You may have noticed the natural progression among some of us fiber freaks. For me, it started with sewing. I learned to sew so I could learn to quilt. And then I fell headlong in love with fabric. Then, of course, I had to learn to make the fabric. My grandmother, with whom I was very close, was a big knitter. Some of my best memories involve her knitting (or needlepointing) and watching the Red Sox play on TV. So, I re-learned to knit.
I couldn't stop knitting once I started. The first project I completed was a sweater. It's not the most interesting pattern - just four rectangles and rolled edges. But it is still pretty. I taught everyone in the neighborhood (except Mary L, she remains a holdout, although she does many other fabulous things. In fact, for my birthday one year, she beaded a dragonfly onto a t-shirt for me. Beautiful!)
I knew very early on that I was going to have to learn to spin. My favorite blog reading is about spinning. The pictures of the roving, then the singles on the bobbin, then the lovely plied yarn. I bought a spindle kit from an ebay store and a pound of dark blue superwash roving and began that very frustrating odessey that is learning to spindle spin. Last year at MD Sheep and Wool, I sat down at wheels and tried a bunch out and, with the help of some very kind people at Carolina Homespun, bought my first wheel. It's a Lendrum and spinning on it makes me very happy.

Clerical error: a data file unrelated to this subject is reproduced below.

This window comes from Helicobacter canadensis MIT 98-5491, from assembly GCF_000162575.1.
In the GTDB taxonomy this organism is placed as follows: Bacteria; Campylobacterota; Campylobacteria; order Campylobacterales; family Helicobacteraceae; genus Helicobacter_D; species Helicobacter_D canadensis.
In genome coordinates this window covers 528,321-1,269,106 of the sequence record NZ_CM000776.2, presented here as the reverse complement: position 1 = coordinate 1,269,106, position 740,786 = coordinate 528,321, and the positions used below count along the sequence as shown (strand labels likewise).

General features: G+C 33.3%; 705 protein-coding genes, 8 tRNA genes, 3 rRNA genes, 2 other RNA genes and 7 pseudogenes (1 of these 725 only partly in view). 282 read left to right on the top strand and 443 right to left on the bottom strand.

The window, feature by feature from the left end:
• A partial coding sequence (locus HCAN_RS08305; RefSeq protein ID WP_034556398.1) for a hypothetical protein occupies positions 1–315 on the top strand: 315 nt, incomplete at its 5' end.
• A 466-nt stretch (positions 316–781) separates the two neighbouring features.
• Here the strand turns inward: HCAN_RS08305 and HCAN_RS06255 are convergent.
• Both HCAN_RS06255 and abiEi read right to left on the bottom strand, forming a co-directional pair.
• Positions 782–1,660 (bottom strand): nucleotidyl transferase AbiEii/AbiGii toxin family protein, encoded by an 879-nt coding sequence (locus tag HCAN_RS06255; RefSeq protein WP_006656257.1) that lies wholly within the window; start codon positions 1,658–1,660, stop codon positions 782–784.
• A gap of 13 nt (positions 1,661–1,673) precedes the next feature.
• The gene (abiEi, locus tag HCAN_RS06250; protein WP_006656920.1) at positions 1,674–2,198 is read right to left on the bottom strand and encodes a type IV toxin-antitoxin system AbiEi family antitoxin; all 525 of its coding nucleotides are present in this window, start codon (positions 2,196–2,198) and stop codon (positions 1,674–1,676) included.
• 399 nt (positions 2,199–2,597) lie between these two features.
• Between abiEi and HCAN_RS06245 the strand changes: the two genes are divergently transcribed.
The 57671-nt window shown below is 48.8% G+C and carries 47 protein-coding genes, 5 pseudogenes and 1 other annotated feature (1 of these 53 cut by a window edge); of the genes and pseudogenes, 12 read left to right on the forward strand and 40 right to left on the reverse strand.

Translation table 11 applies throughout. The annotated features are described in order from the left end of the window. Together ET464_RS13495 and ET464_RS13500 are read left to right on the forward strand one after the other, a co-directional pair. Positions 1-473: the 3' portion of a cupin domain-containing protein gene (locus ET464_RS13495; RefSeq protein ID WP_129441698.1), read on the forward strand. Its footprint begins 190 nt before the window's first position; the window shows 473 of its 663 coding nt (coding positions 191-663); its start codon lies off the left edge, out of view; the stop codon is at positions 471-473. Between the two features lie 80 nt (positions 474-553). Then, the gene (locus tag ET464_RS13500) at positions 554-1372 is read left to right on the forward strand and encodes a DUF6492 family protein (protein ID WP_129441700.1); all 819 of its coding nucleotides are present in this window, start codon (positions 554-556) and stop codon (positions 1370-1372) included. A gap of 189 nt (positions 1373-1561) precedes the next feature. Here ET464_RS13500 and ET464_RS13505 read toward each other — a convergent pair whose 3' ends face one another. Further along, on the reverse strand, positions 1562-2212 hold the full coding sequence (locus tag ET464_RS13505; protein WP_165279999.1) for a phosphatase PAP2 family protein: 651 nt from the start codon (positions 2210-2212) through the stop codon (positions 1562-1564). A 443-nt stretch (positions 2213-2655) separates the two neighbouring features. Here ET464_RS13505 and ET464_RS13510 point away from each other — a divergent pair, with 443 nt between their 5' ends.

My usually lovely husband began to notice the yarn piling up and suggested I start a business selling it. I think he thought I'd sell a few skeins on ebay and be happy (Although he should have learned when, years ago, he suggested I cut back on meat during the school semester because I was unhappy with my weight at the time, and I became a vegetarian for thirteen years.) Now, of course, I'm trying to ditch my social work career and be a full-time fiber freak.
As important as color is to me, dyeing fiber and yarn became the next logical step. And then came Christmas. The lovely husband, hoping to contribute something to the business, gave me a set of fine cloth hand carders that he had purchsed from Adrian at Hello Yarn. He even asked her questions about which one to buy - and got the right one! Unfortunately for him, he didn't realize that he'd just thrown the door wide open to another level of fiber feakiness!
I had to have something to do with the hand cards, so I bought a Romney fleece from the Pitchfork Ranch. The sheep to whom this fleece belonged is called Pinhead. Here is Pinhead in the box. Lovely white niceley crimped (that's what gives your wool it'ds bounciness) locks with 4" - 6" staple length. Medium "fineness" (I've forgottend what that term is).
Next up: what I'mm doing with this only slightly stinky box of wonders.